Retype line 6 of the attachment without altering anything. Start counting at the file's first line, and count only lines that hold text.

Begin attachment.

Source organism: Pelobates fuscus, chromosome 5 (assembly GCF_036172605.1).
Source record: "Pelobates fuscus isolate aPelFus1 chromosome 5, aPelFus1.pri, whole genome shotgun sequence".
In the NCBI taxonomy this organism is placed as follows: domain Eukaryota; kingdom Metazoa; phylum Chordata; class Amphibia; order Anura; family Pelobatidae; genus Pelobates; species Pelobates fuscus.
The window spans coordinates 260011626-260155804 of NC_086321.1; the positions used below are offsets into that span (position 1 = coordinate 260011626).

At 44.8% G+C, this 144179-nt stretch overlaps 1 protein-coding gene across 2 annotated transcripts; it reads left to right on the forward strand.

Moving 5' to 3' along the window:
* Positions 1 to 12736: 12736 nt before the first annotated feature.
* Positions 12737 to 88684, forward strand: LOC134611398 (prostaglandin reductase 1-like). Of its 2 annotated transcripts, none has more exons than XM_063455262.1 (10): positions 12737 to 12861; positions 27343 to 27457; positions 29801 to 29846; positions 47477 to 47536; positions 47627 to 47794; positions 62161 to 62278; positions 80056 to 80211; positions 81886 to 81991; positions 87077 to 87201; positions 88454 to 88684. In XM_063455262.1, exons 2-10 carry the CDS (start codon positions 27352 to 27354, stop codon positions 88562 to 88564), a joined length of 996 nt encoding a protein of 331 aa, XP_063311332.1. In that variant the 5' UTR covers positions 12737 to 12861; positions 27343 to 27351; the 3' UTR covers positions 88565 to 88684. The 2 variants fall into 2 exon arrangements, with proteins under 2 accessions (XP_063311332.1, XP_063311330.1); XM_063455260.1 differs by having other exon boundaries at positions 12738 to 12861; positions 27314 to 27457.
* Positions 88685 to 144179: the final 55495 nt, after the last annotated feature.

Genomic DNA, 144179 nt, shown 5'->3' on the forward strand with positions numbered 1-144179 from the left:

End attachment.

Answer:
Moving 5' to 3' along the window: